Rising to fame during a significant era in film history, Boris Karloff contributed to the golden age of Hollywood of the 1930s. Theatrical audiences used film as a fantastical adventure to escape the uncertainties in their jobs, the economy and their lives. This month, we celebrate and remember the horror icon Boris Karloff and recognize the legacy he left fans from all around the world.
Artwork by Rob Birchfield
On November 23, 1887 Boris Karloff was born William Henry Pratt in Camberwell, England. As a young boy, he endured his own physical struggles, being bow legged, speaking with a lisp, and stuttering. Although he eventually overcame the stutter, he carried the lisp with him, an impediment noticeable throughout his career. After his mother’s passing, he was raised by his eight older siblings. Karloff finished high school and attended King’s College London. He left before graduating and moved to Canada to pursue acting.
During the earlier years of his career, Karloff appeared in numerous silent films for Universal Studios. Some of the more notable movies include The Last of the Mohicans (1920), Forbidden Cargo (1925), and Tarzan and the Golden Lion (1927). Karloff gained recognition with films like The Criminal Code (1931) and Five Star Final (1931), which was nominated for Best Picture at the Academy Awards.
It wasn’t until 1931 that the world would recognize Karloff for his performance in Frankenstein. His sympathetic, chilling and poetic portrayal of the monster received great critical praise. Universal Studios quickly obtained ownership of the copyright for the makeup design for Frankenstein’s monster. Paired with platform boots and costume, the makeup would become an iconic industry image. Karloff reprised the role of Frankenstein’s monster twice, once in the highly anticipated sequel Bride of Frankenstein (1935) and again in Son of Frankenstein (1939). He would go on to play roles in more infamous horror films, teaming with fellow horror star Bela Lugosi in films such as The Black Cat (1934), The Raven (1935), and The Body Snatcher (1945).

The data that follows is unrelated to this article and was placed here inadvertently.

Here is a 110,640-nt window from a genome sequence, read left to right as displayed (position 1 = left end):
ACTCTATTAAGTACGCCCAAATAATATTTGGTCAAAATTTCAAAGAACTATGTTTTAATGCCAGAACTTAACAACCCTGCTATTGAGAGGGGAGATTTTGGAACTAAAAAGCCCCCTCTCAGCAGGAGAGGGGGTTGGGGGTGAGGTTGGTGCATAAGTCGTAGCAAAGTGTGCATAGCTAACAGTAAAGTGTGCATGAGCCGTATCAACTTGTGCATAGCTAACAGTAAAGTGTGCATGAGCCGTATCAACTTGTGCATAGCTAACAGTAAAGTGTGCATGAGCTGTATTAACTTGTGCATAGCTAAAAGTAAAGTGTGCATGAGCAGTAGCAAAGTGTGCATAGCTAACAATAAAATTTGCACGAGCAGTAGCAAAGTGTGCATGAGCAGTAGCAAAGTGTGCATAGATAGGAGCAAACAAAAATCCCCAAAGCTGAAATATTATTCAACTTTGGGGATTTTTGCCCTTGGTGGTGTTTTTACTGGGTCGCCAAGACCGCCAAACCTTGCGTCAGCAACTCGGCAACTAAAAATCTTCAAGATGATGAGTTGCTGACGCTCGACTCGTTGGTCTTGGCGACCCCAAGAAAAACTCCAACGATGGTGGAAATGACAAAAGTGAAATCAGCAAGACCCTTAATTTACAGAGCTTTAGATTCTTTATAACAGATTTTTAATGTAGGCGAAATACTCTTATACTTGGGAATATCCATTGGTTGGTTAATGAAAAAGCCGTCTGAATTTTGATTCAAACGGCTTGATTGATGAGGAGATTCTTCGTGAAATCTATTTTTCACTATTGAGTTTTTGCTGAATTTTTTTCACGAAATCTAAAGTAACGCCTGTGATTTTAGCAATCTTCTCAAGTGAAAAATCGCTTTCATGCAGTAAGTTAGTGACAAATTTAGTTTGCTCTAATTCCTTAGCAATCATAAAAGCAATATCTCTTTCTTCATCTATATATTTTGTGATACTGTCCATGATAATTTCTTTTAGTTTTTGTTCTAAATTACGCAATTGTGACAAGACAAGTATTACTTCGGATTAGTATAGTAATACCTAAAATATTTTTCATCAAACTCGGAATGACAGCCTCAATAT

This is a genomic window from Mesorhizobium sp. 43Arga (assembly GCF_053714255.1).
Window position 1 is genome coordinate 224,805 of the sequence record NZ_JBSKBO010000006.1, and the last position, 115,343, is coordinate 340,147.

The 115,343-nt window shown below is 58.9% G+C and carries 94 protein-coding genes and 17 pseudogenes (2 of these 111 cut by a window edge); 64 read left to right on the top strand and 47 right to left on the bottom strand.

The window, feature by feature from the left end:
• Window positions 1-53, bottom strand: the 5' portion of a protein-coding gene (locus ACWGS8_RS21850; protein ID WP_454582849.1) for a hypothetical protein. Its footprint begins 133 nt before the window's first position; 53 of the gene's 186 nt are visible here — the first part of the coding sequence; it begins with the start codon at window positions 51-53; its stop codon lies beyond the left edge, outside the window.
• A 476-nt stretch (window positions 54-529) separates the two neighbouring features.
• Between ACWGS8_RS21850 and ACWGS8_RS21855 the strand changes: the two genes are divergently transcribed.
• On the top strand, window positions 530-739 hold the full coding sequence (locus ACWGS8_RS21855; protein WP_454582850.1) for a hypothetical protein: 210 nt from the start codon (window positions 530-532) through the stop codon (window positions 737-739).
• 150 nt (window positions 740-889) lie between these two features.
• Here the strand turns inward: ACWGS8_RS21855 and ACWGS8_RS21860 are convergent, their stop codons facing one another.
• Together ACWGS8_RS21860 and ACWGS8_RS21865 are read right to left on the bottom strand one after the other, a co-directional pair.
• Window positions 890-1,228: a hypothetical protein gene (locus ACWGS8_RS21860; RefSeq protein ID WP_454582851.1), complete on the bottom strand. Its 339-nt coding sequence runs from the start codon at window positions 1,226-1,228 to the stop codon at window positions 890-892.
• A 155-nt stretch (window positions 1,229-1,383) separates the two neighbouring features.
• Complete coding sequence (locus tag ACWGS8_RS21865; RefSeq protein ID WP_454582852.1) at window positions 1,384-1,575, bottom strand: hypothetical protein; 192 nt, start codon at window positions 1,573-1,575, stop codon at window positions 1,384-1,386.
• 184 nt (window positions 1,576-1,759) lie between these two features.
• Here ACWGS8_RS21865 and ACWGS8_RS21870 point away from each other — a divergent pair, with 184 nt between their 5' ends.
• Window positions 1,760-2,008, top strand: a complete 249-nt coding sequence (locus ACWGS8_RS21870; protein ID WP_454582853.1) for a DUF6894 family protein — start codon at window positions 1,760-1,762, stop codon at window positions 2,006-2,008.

Jack Pierce applies the iconic makeup worn by Boris Karloff in Frankenstein (1931).
With the multiple narratives of the Frankenstein storyline, Karloff decided to leave Universal Studios, justifying his reasoning on the fact that the Frankenstein franchise ran its course. In the mid-1960s, Karloff would achieve a late-career popularity when he narrated the animated television film Dr. Seuss’ How the Grinch Stole Christmas and offered his voice for the Grinch character. Karloff would later receive a Grammy Award for Best Recording for Children for his contributions to the film.
Boris Karloff voiced Baron Boris von Frankenstein in Mad Monster Party? (1967)
Karloff contracted bronchitis in 1968 and was hospitalized in England. Within the following year, he died of pneumonia on February 2, 1969, at the age of 81. Karloff left behind a legacy in both film and television. He was awarded two stars on the Hollywood Walk of Fame and was depicted in a U.S Postal Service Classic Monster Movie Stamps series. More notorious for playing the role of the monster in Frankenstein, Karloff made a firm foundation in the film industry as a whole.
Classic Monster Movie Stamp series
Karloff’s name will live on, whether it’s through his momentous representation of characters throughout the years, narration and voice overs, or his storytelling. His prestige predominately started with a bold appearance and a story told through expression and body language. The monster is one entity that withstands the test of time and is universally known by all who felt its suffering. There is no doubt that Boris Karloff left an imprint on the horror genre and will forever be immortalized with art, memorabilia, and award nominations and wins.